Experimental strategies to assess the biological ramifications of multiple drivers of global ocean change-A review

Philip W Boyd, Sinead Collins, Sam Dupont, Katharina Fabricius, Jean-Pierre Gattuso, Jonathan Havenhand, David A Hutchins, Ulf Riebesell, Max S Rintoul, Marcello Vichi, Haimanti Biswas, Aurea Ciotti, Kunshan Gao, Marion Gehlen, Catriona L Hurd, Haruko Kurihara, Christina M McGraw, Jorge M Navarro, Göran E Nilsson, Uta PassowHans-Otto Pörtner

Research output: Contribution to journalArticlepeer-review

Abstract / Description of output

Marine life is controlled by multiple physical and chemical drivers and by diverse ecological processes. Many of these oceanic properties are being altered by climate change and other anthropogenic pressures. Hence, identifying the influences of multifaceted ocean change, from local to global scales, is a complex task. To guide policy-making and make projections of the future of the marine biosphere, it is essential to understand biological responses at physiological, evolutionary and ecological levels. Here, we contrast and compare different approaches to multiple driver experiments that aim to elucidate biological responses to a complex matrix of ocean global change. We present the benefits and the challenges of each approach with a focus on marine research, and guidelines to navigate through these different categories to help identify strategies that might best address research questions in fundamental physiology, experimental evolutionary biology and community ecology. Our review reveals that the field of multiple driver research is being pulled in complementary directions: the need for reductionist approaches to obtain process-oriented, mechanistic understanding and a requirement to quantify responses to projected future scenarios of ocean change. We conclude the review with recommendations on how best to align different experimental approaches to contribute fundamental information needed for science-based policy formulation.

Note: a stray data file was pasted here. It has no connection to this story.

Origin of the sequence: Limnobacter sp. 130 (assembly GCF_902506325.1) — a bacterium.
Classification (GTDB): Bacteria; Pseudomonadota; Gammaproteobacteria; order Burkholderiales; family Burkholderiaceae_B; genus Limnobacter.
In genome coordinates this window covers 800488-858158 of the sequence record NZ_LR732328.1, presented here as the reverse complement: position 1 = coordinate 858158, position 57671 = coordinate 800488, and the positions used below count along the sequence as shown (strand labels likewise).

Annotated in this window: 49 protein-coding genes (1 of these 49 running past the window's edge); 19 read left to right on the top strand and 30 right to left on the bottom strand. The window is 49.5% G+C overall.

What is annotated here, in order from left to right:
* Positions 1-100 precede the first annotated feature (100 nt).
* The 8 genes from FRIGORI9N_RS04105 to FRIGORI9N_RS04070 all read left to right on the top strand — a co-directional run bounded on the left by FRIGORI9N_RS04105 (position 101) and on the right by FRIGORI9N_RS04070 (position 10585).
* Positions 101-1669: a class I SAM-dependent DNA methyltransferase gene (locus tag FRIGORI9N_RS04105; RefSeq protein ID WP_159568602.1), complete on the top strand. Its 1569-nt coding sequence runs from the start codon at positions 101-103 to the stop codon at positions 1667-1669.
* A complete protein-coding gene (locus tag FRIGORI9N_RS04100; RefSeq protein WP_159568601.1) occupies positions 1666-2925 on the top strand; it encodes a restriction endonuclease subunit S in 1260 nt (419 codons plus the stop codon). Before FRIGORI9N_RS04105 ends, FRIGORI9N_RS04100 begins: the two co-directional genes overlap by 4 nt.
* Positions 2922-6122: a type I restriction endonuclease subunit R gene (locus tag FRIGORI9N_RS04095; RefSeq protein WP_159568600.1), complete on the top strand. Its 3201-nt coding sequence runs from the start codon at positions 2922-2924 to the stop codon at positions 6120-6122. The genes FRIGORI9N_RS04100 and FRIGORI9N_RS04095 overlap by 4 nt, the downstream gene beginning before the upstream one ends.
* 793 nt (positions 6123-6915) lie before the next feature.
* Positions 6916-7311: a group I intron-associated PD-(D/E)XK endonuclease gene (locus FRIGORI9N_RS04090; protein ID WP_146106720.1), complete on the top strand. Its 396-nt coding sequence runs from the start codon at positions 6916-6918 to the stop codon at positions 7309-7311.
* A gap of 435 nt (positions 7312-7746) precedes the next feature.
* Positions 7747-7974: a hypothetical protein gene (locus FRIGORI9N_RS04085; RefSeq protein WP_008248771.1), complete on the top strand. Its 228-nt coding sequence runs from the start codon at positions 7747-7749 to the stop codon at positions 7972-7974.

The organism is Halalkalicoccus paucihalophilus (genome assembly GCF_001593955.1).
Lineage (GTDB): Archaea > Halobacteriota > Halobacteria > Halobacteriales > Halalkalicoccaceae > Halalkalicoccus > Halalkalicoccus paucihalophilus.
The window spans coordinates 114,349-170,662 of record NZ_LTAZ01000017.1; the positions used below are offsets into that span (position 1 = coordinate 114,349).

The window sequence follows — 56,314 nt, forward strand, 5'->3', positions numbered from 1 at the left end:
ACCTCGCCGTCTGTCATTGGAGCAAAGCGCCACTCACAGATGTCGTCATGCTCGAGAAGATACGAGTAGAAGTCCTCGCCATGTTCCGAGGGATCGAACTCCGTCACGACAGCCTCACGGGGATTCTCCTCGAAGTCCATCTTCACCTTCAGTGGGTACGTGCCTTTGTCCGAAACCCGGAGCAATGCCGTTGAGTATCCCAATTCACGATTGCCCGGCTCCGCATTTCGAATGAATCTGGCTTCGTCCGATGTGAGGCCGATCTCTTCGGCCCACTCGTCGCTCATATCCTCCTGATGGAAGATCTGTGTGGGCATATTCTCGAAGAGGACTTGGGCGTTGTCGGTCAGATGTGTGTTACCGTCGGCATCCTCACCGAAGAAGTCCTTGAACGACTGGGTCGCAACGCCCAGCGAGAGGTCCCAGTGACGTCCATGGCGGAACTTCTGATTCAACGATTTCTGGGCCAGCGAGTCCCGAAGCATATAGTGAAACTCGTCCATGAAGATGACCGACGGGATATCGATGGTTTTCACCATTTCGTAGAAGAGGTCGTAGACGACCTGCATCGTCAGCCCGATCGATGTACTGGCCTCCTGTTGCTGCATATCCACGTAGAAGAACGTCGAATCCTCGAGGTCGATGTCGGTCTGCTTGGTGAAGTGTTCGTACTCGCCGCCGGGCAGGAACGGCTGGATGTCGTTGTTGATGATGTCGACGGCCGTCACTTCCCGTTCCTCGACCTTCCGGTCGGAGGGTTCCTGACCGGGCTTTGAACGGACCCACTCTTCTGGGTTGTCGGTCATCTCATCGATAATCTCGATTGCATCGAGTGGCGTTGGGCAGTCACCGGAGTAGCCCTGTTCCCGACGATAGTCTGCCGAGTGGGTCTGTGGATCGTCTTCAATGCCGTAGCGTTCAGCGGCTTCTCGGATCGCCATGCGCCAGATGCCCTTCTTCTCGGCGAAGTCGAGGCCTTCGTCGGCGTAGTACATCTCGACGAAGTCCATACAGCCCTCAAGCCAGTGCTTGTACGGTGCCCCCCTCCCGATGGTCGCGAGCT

Original languageEnglish
Number of pages23
JournalGlobal Change Biology
Early online date24 Feb 2018
DOIs
Publication statusPublished - 31 Mar 2018

Keywords / Materials (for Non-textual outputs)

  • design
  • experiments
  • multiple drivers
  • ocean
  • stressors

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